In response, Gloucestershire Chief Constable Tony Butler said: We believe that all material was disclosed to the Crown Prosecution Service during the case.  We have no idea what the current issues being raised by Mr Goatley are, and suggest he contacts us through the proper channels.

A previous appeal, launched in 1996 was rejected.

On Friday, 20 October 2000, the promised appeal was launched when her lawyer faxed a skeleton argument to the Criminal Cases Review Commission.

He told BBC News Online: An application to review the case has been made on the basis that she didn't get a fair trial for a number of reasons, which I am not going to go into. 


Updates July 2001 - October 2001

A Career in Tatters

On Monday, 23 July 2001, former prison officer Lynn Armstrong announced that she was suing the British Home Office because she was encouraged to befriend Rosemary West while West was on suicide watch in Winchester Prison.

Armstrong claims she was so traumatised by her exposure to the notorious killer in Winchester Prison it left her under the illusion West was innocent.

Her counsel, Andrew Bulhan, told Londons High Court that his client had spent more time with West than any other officer.

Bulhan told BBC News Online that the shock of West's conviction for horrendous crimes had driven his client into a depression which transformed from being an ambitious and highly motivated woman officer into a grumpy, argumentative, belligerent and, I'm afraid, disillusioned prison officer until she was medically retired.

He stated that her superiors in the prison system had failed to protect her against the risk of psychiatric injury associated with prolonged exposure to one of the worst mass killers Britain has ever produced.

Armstrong was seeking £50,000 compensation.

Many More

On Thursday, 27 September 2001, BBC News Online reported that the makers of the documentary detailing the crimes of Fred and Rosemary West had called for a public inquiry into police and social services failings, which allowed him (Fred West) to continue killing women for 25 years.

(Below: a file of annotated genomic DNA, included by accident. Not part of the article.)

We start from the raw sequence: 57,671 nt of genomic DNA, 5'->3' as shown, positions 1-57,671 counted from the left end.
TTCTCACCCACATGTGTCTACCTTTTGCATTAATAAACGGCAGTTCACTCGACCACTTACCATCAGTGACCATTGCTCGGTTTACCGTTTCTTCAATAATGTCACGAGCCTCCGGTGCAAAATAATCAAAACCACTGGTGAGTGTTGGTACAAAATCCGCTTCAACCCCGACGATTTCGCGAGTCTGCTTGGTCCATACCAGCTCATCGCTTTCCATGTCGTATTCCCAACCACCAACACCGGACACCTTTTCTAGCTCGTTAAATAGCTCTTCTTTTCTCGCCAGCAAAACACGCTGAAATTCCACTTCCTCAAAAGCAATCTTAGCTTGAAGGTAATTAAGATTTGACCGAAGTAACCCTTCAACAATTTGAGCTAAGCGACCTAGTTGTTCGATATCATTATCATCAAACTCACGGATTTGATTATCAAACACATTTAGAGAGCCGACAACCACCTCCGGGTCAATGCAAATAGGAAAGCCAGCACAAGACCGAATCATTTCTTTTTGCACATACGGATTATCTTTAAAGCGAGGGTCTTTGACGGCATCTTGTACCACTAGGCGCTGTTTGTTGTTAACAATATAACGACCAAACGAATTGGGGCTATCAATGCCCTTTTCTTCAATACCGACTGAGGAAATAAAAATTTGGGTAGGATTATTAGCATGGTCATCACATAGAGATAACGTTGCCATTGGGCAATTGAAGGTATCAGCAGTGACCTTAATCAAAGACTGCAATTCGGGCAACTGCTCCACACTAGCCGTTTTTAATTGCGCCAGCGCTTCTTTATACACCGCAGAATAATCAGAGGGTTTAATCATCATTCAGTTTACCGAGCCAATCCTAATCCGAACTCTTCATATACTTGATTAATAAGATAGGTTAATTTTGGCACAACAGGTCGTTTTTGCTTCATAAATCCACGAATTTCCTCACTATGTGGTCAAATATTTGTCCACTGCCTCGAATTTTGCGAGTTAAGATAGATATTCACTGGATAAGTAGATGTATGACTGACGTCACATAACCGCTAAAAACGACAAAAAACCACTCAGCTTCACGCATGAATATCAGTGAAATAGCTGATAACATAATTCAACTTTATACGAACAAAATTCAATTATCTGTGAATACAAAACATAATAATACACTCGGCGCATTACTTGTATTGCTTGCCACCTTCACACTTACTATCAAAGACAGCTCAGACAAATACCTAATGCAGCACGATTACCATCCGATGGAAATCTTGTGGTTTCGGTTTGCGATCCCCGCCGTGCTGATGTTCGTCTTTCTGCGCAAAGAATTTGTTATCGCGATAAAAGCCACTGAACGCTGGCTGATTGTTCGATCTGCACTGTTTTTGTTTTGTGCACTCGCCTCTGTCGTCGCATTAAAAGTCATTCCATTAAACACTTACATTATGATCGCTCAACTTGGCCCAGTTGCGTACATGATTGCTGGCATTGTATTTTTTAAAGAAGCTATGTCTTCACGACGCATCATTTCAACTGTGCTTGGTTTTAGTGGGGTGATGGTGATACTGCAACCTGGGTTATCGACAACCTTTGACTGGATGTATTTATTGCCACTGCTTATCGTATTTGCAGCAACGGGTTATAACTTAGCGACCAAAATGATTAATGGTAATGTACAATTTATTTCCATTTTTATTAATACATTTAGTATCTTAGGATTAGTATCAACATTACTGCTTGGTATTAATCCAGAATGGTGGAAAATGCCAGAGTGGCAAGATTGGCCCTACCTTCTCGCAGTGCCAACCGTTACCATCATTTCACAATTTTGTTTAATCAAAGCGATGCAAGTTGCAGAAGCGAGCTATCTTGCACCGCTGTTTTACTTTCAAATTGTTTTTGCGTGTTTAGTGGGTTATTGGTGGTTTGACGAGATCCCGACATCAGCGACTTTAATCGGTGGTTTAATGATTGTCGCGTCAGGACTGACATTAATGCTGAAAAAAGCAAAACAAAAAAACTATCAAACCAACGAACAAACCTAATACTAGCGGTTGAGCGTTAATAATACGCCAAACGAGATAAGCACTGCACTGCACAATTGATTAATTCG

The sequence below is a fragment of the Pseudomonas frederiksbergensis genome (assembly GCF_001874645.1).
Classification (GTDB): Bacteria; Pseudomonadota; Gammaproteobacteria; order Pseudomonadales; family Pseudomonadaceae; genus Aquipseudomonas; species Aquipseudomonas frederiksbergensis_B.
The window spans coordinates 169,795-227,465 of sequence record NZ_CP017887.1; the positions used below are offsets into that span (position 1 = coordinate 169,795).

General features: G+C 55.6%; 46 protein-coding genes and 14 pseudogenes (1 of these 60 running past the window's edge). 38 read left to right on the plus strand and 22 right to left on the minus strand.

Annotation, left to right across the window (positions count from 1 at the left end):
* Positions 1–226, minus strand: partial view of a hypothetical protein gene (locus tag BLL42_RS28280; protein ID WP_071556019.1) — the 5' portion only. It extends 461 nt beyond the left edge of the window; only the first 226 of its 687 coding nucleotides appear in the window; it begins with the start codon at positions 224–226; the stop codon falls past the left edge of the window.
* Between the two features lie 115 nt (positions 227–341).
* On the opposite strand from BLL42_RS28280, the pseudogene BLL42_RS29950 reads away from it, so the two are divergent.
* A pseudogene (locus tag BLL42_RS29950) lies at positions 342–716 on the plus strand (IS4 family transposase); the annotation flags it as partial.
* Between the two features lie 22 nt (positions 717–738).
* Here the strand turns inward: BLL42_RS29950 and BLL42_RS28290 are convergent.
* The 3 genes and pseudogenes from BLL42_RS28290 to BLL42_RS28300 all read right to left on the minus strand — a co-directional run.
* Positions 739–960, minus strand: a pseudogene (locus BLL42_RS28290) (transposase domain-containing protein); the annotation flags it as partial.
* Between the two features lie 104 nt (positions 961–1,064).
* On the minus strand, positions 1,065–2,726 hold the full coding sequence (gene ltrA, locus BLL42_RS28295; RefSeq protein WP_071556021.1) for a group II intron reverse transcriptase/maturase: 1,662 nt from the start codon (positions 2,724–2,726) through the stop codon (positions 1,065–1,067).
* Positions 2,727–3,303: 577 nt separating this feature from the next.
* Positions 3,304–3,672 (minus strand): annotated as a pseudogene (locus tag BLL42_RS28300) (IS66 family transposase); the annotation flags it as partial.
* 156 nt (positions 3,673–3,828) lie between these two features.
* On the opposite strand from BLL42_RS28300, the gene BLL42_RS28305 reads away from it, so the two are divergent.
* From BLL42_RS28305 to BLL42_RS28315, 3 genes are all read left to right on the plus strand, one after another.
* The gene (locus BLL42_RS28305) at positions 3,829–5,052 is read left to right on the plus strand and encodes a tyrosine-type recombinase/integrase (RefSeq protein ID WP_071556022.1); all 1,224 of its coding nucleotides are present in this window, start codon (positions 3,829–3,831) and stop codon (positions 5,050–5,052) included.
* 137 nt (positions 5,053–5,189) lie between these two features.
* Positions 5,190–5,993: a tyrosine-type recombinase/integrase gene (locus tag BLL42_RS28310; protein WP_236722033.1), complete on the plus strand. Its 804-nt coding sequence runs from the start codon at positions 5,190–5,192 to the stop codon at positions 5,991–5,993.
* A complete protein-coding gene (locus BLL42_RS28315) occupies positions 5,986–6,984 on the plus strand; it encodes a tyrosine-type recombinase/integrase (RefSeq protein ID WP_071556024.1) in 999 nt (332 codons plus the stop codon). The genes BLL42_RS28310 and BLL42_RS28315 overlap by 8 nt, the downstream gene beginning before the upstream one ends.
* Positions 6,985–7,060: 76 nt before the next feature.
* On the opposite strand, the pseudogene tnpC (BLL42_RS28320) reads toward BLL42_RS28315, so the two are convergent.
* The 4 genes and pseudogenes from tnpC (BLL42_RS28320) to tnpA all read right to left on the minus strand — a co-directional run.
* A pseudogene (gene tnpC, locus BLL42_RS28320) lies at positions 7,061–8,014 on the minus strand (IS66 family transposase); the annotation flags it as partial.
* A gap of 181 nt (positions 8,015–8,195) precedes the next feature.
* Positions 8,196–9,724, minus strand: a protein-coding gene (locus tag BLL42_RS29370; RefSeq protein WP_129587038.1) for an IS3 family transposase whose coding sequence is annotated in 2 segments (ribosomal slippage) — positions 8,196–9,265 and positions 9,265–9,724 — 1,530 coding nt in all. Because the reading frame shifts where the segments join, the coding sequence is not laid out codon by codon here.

The programme includes an interview with social worker Janet Leach who attests to the fact that Fred West had confessed to killing many more than the 12 victims he was charged with.  "Fred said that there were two other bodies in shallow graves in the woods but there was no way they would ever be found.  He said there were 20 other bodies not in one place but spread around and he would give police one a year.  He told me the truth about the girls in the cellar and what happened to them so I don't see why he would lie about other bodies.

Derek Jones, the director and co-producer of the programme, told BBC News Online: There definitely needs to be a public inquiry.  No one has even scratched the surface of this case. They should look at the failures of social services and police in Gloucestershire in the 1970s and 1980s.  Social services had 300 missing files and 100 missing girls. There were two girls from Jordansbrook children's home who were making a living as prostitutes from 25 Cromwell Street.

He told reporters that questions should been asked regarding Charmaine, the Wests eldest daughter who disappeared in 1970.  West claimed she had moved back to Scotland to be with her mother and social services failed to follow that up.

He compared the case to that of serial killer Harold Shipman where a public inquiry had revealed Shipman was responsible for the deaths of a greater number of victims than he was charged with.

The program also describes how West told his solicitor that he believed the spirits of his victims were coming up through the floor from the cellar where they were entombed.

West allegedly said: When they come up into you it's beautiful, it's when they go away you are trying to hold them, you feel them flying away from you and you try to stop them.  You can't send them back to where they were

Giving Up

On Sunday, 30 September 2001, The London Mail reported that Rosemary West had abandoned the latest appeal against her conviction and had resigned herself to spending the rest of her life in prison.

Speaking for the first time since her conviction she also expressed a desire to apologize to her daughter Ann Marie for the abuse she suffered.  In a statement released to the Mail, West said: Despite everything, I should like at some stage to apologize to Ann Marie.  Ann Marie is part of my family and I would love to be reconciled to her and have contact with her.

She told the Mail that she was dropping her appeal because she felt she would never be free, even if released.  She also stated: she had come to understand herself, and her relationships with others, for the first time in her life.

End of the Road

On Monday, 8 October 2001, Lynn Armstrongs claim against the Home Office was rejected.  After the judgment Armstrong told reporters: This is not a tragedy. What happened in New York was a tragedy. Life goes on.   She was refused leave to appeal but can still apply directly to the Court of Appeal.